Date
15 September 2019
As the Legco takes up a debate on the extradition bill on Wednesday, a number of businesses plan to hold strikes in a show of protest. Photo: Bloomberg
As the Legco takes up a debate on the extradition bill on Wednesday, a number of businesses plan to hold strikes in a show of protest. Photo: Bloomberg

Fugitive bill: Strike actions planned on Legco debate day

As the Legislative Council takes up second reading of extradition bill on Wednesday, a number of businesses plan to hold strikes on that day to send another strong message to the government.

As of Monday night, nearly 200 businesses and shops from different industries said they will go on strike on June 12, when lawmakers will deliberate on the Fugitive Offenders and Mutual Legal Assistance in Criminal Matters Legislation (Amendment) Bill 2019 in the full Legco house after the government bypassed a bills committee.

The list of firms joining the strike includes media outlet 100Most, van hiring services platform CALL4VAN and travel agency GLO Travel, as well as several restaurants and shops.

The strike action was called after the massive street protests on Sunday failed to make the government change its mind on the extradition bill, with authorities vowing to press ahead with the legislation despite strong opposition in society.

The office of lawmaker Fernando Cheung Chiu-hung from the Labour Party and that of lawmaker Shiu Ka-chun from the social welfare sector have also been initiating comprehensive strikes, in the social welfare and religious sectors, with Cheung urging workers of non-emergency services in both sectors to join.

More than 40 social welfare and religious groups have urged employers to allow workers to take leave and join a planned protest rally outside the Legco on Wednesday, according to an RTHK report on Tuesday.

Meanwhile, some netizens who oppose the bill called on members of the public to express their opposition on the day, with one of the suggestions being that car owners should drive their cars “very slowly” on the roads around Tamar Park, which is adjacent to the government headquarters.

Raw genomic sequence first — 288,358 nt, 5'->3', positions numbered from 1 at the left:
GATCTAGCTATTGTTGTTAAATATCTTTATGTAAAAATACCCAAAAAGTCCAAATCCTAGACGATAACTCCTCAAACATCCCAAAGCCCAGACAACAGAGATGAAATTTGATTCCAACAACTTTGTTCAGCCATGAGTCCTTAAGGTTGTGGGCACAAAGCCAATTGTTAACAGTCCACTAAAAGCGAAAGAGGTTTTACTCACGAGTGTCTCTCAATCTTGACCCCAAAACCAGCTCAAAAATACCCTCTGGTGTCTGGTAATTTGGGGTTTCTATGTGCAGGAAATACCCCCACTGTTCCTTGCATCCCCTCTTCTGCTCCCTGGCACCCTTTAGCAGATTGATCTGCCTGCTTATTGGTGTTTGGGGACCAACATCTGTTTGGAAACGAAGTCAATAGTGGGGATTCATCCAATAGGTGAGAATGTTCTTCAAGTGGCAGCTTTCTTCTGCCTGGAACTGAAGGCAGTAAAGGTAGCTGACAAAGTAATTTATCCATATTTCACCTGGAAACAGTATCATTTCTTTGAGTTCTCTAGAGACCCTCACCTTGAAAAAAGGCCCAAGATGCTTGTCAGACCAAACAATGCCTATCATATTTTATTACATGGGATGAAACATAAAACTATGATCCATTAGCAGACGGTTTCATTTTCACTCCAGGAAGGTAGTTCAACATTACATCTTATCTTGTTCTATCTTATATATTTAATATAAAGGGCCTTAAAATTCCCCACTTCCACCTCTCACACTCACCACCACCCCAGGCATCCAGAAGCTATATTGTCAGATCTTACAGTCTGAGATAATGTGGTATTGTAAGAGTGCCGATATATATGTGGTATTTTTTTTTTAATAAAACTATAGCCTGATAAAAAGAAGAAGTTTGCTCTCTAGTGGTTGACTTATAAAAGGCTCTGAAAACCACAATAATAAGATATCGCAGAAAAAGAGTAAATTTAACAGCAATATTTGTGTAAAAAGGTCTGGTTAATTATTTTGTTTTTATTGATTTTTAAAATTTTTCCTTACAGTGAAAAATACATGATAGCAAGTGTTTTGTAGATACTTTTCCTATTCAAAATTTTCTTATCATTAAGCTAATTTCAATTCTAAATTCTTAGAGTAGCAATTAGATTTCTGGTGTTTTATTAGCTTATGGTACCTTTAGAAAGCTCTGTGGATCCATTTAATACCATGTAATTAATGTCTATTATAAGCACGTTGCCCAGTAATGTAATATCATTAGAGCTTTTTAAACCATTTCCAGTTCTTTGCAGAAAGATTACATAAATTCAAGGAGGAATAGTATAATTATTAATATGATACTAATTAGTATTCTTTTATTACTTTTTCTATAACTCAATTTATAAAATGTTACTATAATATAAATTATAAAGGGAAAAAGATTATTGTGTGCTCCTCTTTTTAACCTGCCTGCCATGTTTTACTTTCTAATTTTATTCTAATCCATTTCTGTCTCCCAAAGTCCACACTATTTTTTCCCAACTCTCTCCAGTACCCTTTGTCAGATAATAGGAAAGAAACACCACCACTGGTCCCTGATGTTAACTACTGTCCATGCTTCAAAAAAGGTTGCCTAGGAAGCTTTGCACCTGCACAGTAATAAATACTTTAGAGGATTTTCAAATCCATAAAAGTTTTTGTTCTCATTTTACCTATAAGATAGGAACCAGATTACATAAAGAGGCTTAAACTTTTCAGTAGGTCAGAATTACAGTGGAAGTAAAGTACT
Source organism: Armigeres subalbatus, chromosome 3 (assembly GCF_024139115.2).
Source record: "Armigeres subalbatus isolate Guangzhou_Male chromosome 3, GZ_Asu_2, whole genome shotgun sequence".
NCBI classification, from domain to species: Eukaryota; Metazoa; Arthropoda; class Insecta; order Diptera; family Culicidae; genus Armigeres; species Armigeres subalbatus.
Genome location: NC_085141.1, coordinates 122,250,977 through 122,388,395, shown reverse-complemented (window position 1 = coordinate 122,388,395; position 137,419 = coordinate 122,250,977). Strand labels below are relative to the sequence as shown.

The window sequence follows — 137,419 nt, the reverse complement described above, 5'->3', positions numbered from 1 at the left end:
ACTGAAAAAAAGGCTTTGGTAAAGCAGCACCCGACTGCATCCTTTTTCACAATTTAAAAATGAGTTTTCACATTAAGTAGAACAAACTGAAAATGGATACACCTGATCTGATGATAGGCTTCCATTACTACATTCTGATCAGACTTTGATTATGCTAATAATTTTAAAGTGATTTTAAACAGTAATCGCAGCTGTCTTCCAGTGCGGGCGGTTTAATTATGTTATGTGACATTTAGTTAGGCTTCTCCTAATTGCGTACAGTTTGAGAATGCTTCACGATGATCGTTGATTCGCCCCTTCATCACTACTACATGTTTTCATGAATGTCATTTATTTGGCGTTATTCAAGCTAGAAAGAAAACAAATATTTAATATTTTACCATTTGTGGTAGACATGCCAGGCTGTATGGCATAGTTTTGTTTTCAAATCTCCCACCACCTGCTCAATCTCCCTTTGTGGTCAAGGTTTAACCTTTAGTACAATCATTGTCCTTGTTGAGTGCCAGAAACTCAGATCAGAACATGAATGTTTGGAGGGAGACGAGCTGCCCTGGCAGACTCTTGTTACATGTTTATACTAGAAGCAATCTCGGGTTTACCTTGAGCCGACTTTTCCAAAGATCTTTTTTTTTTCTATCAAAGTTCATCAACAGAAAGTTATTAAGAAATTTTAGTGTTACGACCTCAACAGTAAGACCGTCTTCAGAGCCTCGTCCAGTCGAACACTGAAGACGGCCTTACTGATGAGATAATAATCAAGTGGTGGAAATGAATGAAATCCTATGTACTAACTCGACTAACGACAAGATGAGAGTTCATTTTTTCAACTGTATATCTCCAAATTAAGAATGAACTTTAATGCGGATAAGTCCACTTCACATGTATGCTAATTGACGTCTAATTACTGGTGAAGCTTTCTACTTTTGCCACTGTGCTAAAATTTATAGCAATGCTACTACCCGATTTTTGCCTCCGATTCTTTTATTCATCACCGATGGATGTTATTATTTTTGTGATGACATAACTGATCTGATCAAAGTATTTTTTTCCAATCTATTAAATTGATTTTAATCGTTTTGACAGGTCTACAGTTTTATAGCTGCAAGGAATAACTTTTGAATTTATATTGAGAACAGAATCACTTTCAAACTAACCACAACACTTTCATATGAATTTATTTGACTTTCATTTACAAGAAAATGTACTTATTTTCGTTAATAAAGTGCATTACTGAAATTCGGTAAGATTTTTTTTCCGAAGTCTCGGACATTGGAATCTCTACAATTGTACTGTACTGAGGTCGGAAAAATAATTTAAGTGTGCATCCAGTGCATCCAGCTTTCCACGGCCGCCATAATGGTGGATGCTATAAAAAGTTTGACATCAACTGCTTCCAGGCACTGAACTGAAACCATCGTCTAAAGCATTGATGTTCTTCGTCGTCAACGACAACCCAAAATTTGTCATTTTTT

Civil Human Rights Front (CHRF), which organized Sunday’s massive march, said it welcomes the planned strike action.

Convenor Jimmy Sham Tsz-kit revealed that the group plans to stage a rally in the Legco’s demonstration zone at 10 am on Wednesday before deliberations on the bill begin.

According to Sham, a similar rally will be held every time the bill is discussed in Legco. If permissions for the rallies are rejected by police, the venue may be changed to the pedestrian walkways on Tamar Street.

Asked by media whether CHRF will support escalation of protests, Sham only said that the group considers the safety of the old and the young people when it organizes a large campaign.

In other comments, he said can’t blame the young people who stormed the Legco complex after Sunday’s demonstration.

Chief Executive Carrie Lam Cheng Yuet-ngor, meanwhile, said on Tuesday that people should consider whether strike actions would do society any good.

“I urge schools, parents, groups, corporations and unions to carefully consider, if they call for these radical acts, what good would it do for Hong Kong society and our youth,” RTHK quoted Lam as saying.

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